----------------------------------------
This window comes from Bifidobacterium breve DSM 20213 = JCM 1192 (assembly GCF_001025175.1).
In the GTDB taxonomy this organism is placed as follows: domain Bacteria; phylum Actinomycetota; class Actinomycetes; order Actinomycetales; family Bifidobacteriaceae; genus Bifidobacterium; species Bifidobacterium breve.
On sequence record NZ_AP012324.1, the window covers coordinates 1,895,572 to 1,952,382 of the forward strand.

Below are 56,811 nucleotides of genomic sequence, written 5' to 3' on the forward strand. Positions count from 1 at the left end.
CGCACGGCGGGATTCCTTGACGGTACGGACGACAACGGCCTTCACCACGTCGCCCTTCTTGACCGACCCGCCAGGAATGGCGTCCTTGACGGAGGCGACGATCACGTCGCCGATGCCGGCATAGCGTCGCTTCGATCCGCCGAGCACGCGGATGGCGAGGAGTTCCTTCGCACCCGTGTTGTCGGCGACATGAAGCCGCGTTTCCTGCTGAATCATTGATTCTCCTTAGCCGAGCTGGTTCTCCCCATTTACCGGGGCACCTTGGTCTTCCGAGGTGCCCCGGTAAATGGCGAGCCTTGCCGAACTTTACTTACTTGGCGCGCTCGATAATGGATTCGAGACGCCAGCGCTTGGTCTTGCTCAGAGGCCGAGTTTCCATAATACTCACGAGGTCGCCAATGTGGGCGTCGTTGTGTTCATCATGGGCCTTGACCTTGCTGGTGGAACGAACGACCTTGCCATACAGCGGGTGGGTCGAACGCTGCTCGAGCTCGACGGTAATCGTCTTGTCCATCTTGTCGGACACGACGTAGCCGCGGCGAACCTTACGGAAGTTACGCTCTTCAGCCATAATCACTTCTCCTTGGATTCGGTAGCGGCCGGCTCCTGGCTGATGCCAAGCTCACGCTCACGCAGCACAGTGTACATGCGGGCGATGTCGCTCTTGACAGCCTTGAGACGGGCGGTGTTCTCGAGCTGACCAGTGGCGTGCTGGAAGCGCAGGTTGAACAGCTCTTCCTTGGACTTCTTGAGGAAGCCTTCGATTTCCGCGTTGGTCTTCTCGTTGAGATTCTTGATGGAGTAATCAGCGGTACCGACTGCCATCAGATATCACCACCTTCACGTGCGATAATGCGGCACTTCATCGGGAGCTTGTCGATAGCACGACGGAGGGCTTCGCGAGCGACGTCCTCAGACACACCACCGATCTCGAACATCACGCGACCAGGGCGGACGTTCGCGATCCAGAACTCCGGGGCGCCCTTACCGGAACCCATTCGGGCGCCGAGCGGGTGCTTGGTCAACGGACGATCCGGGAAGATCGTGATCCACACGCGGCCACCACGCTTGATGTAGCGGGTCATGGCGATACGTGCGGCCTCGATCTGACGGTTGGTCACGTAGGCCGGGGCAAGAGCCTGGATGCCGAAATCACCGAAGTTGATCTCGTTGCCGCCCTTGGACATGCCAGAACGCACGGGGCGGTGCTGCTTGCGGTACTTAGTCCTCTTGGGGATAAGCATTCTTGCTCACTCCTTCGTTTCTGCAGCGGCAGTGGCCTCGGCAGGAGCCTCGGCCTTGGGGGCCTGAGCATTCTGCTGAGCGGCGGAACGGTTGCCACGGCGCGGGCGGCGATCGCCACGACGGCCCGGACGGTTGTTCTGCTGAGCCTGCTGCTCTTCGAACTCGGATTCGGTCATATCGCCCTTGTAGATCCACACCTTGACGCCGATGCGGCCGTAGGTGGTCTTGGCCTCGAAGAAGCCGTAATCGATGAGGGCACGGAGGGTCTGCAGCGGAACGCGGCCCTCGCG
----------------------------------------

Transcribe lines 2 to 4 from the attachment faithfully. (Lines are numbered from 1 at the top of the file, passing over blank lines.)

In the GTDB taxonomy this organism is placed as follows: domain Bacteria; phylum Actinomycetota; class Actinomycetes; order Actinomycetales; family Bifidobacteriaceae; genus Bifidobacterium; species Bifidobacterium breve.
On sequence record NZ_AP012324.1, the window covers coordinates 1,895,572 to 1,952,382 of the forward strand.

Below are 56,811 nucleotides of genomic sequence, written 5' to 3' on the forward strand. Positions count from 1 at the left end.